Paying for your burial or cremation
With the costs of funerals continuing to rise, you may be considering how you can help pay for your funeral in advance to save your loved ones unnecessary worry at what will already be a stressful time. With this in mind, we’ve worked out the average cost of cremation and burials so you can save precious time and understand the potential cost at a glance.
The average cost of cremation
Crematorium fees were an average cost of £873 in 2022, with the UK average cost for a cremation, including Funeral Director's fees, coming in at £3,940. Cremations could cost less in normal hours on a workday, while evening and weekend cremations are likely to cost more. Cremation prices can vary regionally, too.
Low cost cremation
Some organisations offer what is called direct cremation. This eliminates much of the Funeral Director’s role and any memorial service. The body is simply collected from the mortuary and cremated at the quietest time for the crematorium, with no preparation. Including the cost of doctor’s certification, collection of ashes and other costs, the price of direct cremation in the UK is likely to be approximately £1,400 in total. You can also save a lot of money by dispensing with the services of a Funeral Director, and making all the arrangements yourself.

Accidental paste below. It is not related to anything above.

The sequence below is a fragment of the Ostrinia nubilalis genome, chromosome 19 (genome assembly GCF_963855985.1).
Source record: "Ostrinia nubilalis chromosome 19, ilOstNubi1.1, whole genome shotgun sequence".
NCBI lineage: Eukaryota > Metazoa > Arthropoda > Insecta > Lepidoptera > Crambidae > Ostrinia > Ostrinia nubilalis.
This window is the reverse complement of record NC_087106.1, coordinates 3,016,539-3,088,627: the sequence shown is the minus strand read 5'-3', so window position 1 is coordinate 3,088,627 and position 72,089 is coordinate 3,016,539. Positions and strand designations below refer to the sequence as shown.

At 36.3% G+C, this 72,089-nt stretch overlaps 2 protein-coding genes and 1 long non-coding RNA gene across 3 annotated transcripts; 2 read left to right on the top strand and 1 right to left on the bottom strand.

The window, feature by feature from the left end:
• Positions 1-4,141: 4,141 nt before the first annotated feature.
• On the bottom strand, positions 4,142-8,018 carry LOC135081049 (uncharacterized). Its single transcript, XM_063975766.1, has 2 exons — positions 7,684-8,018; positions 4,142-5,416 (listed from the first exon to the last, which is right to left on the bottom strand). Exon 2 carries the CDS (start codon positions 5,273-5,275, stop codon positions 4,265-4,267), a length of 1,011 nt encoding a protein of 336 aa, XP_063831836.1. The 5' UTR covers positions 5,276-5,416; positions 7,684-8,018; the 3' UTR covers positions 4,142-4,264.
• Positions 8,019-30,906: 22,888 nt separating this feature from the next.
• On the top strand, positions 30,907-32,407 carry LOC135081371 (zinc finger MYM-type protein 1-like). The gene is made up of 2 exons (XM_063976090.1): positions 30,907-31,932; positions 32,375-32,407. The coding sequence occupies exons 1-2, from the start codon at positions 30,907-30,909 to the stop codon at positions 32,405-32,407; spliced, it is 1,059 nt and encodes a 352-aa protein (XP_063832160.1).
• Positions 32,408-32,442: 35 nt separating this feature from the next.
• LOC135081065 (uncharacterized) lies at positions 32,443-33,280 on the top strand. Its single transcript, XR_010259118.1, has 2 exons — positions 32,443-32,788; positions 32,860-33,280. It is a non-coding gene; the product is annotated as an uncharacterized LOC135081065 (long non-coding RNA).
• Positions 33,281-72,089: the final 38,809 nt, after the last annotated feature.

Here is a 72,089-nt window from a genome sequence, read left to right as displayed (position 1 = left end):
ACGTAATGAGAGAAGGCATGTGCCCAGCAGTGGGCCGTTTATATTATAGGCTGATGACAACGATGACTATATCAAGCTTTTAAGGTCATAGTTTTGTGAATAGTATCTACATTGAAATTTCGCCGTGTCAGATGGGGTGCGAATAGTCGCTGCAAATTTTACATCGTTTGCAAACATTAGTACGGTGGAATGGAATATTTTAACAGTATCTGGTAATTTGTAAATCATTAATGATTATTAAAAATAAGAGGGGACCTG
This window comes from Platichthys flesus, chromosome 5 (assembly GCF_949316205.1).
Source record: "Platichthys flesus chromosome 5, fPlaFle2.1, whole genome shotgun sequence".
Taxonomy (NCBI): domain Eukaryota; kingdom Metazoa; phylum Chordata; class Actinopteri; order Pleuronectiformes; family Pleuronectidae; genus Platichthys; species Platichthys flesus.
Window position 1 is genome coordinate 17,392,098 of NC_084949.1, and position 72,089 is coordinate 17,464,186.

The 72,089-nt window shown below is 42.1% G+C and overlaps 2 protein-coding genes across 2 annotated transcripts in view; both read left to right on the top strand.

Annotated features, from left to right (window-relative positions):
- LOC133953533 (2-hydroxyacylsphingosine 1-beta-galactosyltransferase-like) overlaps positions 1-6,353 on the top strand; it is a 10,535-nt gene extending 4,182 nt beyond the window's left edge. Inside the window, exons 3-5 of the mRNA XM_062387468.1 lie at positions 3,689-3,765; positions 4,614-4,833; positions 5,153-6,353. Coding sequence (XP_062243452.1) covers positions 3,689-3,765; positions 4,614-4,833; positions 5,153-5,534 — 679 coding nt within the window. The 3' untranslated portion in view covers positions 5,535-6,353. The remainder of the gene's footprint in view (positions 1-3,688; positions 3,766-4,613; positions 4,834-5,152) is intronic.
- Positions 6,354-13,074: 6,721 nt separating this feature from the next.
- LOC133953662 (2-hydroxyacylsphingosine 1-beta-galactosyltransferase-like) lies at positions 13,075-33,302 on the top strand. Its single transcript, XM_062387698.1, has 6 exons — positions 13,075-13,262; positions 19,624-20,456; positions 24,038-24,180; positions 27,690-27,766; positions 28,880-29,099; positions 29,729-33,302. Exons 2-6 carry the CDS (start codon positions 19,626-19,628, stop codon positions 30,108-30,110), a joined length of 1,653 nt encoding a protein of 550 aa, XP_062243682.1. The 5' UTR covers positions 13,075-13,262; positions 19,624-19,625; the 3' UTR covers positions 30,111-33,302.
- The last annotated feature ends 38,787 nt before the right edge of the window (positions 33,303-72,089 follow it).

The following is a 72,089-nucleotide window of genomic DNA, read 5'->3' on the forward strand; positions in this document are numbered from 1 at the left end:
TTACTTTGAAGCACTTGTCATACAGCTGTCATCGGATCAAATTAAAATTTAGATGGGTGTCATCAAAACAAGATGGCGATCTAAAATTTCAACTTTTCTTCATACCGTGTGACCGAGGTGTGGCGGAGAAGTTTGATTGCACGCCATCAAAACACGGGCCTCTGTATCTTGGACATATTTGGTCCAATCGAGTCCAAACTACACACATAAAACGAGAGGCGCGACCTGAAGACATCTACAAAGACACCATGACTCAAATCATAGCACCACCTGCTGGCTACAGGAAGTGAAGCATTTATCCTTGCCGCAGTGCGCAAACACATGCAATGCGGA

UK burial prices are generally more expensive than cremation, with the main cost, in addition to the Funeral Director and the service, being the plot. This is actually made up of two costs – the fee for digging the grave and the Exclusive Right of Burial, which is payable to the owner of the cemetery. There may also be additional fees if the departed is not a resident of the local borough.
How much cheaper is cremation than burial?
The UK average cost for a burial, including Funeral Director’s fees, is £5,241 (compared to £3,940 for cremations), though the costs can vary widely – for example, at the top end, fees for a burial in some London cemeteries will be well into five figures.
Low cost burial
You can reduce the costs by choosing a wicker or cardboard coffin rather than a traditional one. You might also look into natural burial grounds, which can be a lot cheaper than a cemetery
Paying for your funeral
If you don’t have, or want to use money from your estate to pay for your funeral, you could consider alternatives such as funeral plans. Or you may wish to consider specialist insurance products like over 50 life insurance, which could pay out a cash sum on your death that loved ones could use to help contribute towards your funeral costs, unpaid bills or even to enjoy as a small gift when you’re gone. Funeral and burial expenses don’t always come cheap, but by preparing for these costs over the course of many years, you can ensure your loved ones are able to focus on what really matters on a difficult day.
Legal & General Research, 2022.